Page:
Stern's Introductory Plant Biology (Bidlack)

Grade Levels: 9-12
Stern’s Introductory Plant Biology assumes little prior scientific knowledge on the part of the student. Stern emphasizes current interests while presenting basic botanical principles. Students will be introduced to the new classification of plants and plant-related species, integration of biotechnology into several chapters and inclusion of new text boxes addressing ecology, evolution, and molecular biology.

About the Program

Stern’s Introductory Plant Biology assumes little prior scientific knowledge on the part of the student. Stern emphasizes current interests while presenting basic botanical principles. Students will be introduced to the new classification of plants and plant-related species, integration of biotechnology into several chapters and inclusion of new text boxes addressing ecology, evolution, and molecular biology.
This edition also includes:
• Measurable learning outcomes and updated additional readings.
• A blend of historically important principles as well as modern developments in plant biology that are incorporated directly into the textbook narrative.
• Connect®, featuring auto-gradable and interactive assessment material tied to learning outcomes as well as the LearnSmart® adaptive learning system.


Program Components

  • Bidlack, Stern's Introduction to Plant Biology, 2018, 14e, Connect, 1-year subscription
    Bidlack, Stern's Introduction to Plant Biology, 2018, 14e, Connect, 1-year subscription
  • Bidlack, Stern's Introduction to Plant Biology, 2018, 14e, Connect, 6-year subscription
    Bidlack, Stern's Introduction to Plant Biology, 2018, 14e, Connect, 6-year subscription
  • Bidlack, Stern's Introduction to Plant Biology, 2018, 14e, Standard Student Bundle, 1-year subscription
    Bidlack, Stern's Introduction to Plant Biology, 2018, 14e, Standard Student Bundle, 1-year subscription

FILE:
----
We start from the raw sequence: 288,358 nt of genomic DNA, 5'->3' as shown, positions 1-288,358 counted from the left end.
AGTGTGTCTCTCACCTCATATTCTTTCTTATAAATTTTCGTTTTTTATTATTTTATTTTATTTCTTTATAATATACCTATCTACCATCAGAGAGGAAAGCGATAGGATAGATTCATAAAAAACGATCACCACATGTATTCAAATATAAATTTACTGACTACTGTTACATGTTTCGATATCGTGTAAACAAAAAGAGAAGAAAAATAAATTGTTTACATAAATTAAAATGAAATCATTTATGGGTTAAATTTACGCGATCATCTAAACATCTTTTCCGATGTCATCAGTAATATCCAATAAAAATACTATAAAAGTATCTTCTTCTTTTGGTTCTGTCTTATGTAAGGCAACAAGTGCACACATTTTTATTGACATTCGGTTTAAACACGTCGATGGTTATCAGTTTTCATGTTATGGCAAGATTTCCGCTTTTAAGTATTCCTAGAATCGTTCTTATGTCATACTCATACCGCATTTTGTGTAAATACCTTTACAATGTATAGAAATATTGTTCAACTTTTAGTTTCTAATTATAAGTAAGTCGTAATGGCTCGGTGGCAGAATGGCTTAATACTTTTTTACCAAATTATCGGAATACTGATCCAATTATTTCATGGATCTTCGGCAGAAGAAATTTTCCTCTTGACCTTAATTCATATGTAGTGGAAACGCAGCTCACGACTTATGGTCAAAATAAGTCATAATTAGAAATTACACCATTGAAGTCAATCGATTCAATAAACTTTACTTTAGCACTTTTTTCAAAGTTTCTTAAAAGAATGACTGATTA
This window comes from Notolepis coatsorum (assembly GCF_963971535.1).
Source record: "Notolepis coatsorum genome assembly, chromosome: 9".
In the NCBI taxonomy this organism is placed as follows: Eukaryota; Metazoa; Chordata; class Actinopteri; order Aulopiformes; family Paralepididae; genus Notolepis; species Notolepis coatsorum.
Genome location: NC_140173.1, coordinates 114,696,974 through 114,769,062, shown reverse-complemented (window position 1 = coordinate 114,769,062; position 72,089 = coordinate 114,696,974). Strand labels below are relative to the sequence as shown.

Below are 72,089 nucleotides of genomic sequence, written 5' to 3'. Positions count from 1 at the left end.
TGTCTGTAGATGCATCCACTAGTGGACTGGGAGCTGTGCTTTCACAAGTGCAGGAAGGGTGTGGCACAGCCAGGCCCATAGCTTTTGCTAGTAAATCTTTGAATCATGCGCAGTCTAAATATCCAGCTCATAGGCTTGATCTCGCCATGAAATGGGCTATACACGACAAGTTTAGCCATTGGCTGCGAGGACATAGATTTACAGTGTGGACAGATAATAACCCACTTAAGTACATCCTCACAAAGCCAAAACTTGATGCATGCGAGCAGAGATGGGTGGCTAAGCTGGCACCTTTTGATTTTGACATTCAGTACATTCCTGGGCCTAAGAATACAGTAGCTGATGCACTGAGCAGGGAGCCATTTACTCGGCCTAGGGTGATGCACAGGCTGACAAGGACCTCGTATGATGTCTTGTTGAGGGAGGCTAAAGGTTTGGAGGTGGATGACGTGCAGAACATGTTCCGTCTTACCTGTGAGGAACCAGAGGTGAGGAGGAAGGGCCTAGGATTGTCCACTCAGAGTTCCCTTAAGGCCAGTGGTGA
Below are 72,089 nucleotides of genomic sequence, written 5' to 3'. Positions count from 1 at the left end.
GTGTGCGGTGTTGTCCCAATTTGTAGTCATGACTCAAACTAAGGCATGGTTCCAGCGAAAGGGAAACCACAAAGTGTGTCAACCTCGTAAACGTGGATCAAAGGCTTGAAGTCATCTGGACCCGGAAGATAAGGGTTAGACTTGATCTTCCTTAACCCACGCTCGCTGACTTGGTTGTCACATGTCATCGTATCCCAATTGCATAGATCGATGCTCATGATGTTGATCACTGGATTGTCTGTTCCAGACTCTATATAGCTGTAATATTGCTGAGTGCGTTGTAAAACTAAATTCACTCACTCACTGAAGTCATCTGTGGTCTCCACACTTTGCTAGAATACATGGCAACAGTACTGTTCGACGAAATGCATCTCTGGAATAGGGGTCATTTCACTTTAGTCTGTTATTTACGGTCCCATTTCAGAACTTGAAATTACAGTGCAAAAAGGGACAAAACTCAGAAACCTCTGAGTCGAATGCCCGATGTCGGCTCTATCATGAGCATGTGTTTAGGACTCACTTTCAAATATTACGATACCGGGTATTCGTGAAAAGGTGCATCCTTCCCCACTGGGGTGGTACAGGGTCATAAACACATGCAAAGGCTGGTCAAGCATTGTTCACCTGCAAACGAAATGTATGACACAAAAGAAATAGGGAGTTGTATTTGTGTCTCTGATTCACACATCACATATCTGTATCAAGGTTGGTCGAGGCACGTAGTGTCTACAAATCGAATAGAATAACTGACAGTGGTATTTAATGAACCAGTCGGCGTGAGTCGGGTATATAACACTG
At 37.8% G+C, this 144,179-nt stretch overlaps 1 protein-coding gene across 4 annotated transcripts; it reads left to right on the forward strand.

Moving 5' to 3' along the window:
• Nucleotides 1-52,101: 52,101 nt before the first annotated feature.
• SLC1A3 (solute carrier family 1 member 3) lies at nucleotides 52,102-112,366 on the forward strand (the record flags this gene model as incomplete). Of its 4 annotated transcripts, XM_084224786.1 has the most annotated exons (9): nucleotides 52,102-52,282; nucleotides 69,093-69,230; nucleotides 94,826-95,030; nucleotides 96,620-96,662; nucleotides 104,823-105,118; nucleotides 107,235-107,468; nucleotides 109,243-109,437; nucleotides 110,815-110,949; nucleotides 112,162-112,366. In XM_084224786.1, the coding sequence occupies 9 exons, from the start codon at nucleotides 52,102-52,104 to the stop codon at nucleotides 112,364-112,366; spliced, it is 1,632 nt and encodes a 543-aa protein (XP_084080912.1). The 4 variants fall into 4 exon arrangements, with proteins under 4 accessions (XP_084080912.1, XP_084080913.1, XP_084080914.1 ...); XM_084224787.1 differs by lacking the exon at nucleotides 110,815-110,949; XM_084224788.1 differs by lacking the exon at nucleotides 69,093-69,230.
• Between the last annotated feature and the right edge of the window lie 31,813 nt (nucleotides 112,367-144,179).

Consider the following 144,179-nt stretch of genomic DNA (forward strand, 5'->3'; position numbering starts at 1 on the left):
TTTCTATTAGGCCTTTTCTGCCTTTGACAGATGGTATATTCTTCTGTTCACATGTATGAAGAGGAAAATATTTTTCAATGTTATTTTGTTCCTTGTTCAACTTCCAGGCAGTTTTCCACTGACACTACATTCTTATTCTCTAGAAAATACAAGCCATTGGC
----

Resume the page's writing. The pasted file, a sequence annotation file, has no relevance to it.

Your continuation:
• Bidlack, Stern's Introduction to Plant Biology, 2018, 14e, Standard Student Bundle, 6-year subscription
    Bidlack, Stern's Introduction to Plant Biology, 2018, 14e, Standard Student Bundle, 6-year subscription
  • Bidlack, Stern's Introduction to Plant Biology, 2018, 14e, Student Bundle (Student Edition with ConnectED eBook), 1-year subscription
    Bidlack, Stern's Introduction to Plant Biology, 2018, 14e, Student Bundle (Student Edition with ConnectED eBook), 1-year subscription
  • Bidlack, Stern's Introduction to Plant Biology, 2018, 14e, Student Bundle (Student Edition with ConnectED eBook), 6-year subscription
    Bidlack, Stern's Introduction to Plant Biology, 2018, 14e, Student Bundle (Student Edition with ConnectED eBook), 6-year subscription
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Additional Details & Resources

  • CHAPTER 1 What Is Plant Biology?
  • CHAPTER 2 The Nature of Life
  • CHAPTER 3 Cells
  • CHAPTER 4 Tissues
  • CHAPTER 5 Roots and Soils
  • CHAPTER 6 Stems
  • CHAPTER 7 Leaves
  • CHAPTER 8 Flowers, Fruits, and Seeds
  • CHAPTER 9 Water in Plants
  • CHAPTER 10 Plant Metabolism
  • CHAPTER 11 Growth and Development
  • CHAPTER 12 Meiosis and Alternation of Generations
  • CHAPTER 13 Genetics and Molecular Biology
  • CHAPTER 1 Plant Breeding, Propagation, and Biotechnology
  • CHAPTER 15 Evolution
  • CHAPTER 16 Plant Names and Classification
  • CHAPTER 17 Domain (Kingdom) Bacteria, Domain (Kingdom) Archaea, and Viruses
  • CHAPTER 18 Kingdom Protista